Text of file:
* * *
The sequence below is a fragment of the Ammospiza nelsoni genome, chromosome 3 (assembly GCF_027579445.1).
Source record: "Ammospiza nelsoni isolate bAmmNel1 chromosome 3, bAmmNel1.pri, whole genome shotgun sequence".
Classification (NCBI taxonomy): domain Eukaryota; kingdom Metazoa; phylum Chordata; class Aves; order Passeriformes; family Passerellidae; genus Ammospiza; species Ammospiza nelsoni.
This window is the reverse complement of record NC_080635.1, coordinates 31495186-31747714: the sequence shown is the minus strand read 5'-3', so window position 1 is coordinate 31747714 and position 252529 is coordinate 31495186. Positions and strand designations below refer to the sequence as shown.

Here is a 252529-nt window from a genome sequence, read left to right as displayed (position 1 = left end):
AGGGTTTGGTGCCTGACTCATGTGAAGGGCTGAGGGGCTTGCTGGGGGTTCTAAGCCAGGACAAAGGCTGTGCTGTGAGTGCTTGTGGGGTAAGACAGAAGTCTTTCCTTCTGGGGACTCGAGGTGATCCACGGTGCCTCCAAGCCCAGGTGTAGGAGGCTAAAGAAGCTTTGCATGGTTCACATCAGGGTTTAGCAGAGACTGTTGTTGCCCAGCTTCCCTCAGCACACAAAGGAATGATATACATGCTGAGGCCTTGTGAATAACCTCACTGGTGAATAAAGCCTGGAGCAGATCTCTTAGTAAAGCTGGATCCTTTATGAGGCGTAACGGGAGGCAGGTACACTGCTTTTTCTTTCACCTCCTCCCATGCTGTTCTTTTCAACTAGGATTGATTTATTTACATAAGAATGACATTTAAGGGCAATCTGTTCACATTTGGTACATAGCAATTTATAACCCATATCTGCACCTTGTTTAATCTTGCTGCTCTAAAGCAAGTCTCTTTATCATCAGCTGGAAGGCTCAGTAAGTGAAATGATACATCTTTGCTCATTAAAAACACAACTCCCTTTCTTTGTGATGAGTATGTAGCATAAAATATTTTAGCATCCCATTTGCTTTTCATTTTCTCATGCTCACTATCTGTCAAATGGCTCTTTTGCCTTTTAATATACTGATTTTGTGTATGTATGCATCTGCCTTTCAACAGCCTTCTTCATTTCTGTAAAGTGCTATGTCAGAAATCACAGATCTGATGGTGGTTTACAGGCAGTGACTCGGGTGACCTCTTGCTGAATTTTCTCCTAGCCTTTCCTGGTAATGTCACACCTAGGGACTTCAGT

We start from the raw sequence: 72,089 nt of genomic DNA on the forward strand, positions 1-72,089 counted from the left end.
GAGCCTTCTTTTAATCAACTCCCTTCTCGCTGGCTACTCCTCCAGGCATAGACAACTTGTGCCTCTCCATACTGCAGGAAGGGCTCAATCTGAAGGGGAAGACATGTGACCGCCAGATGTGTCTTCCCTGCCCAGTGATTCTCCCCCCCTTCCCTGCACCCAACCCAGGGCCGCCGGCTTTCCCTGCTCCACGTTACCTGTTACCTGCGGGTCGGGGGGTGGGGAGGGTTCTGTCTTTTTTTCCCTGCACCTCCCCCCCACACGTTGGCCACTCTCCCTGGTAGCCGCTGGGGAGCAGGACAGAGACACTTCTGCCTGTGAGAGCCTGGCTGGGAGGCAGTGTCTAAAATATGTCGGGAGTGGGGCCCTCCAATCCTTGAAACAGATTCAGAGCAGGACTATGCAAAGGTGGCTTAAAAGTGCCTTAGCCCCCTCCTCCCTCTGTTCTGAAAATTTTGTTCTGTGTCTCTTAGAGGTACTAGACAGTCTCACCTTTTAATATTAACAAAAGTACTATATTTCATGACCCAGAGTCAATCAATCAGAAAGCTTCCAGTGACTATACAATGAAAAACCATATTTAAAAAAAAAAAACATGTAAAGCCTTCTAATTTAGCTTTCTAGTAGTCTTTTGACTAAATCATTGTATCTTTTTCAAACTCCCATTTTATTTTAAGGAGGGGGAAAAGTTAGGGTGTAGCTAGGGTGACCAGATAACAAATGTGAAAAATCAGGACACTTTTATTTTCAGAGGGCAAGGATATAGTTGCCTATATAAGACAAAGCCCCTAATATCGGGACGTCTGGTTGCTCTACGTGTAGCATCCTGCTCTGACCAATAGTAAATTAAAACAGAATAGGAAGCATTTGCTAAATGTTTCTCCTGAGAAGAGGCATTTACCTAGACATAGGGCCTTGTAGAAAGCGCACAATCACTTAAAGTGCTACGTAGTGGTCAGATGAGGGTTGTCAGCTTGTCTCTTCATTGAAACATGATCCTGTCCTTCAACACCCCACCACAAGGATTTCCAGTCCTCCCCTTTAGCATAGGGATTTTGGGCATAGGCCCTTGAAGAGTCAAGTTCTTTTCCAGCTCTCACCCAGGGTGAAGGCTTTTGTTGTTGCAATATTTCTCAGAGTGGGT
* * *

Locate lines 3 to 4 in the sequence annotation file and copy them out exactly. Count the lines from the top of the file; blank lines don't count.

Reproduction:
Classification (NCBI taxonomy): domain Eukaryota; kingdom Metazoa; phylum Chordata; class Aves; order Passeriformes; family Passerellidae; genus Ammospiza; species Ammospiza nelsoni.
This window is the reverse complement of record NC_080635.1, coordinates 31495186-31747714: the sequence shown is the minus strand read 5'-3', so window position 1 is coordinate 31747714 and position 252529 is coordinate 31495186. Positions and strand designations below refer to the sequence as shown.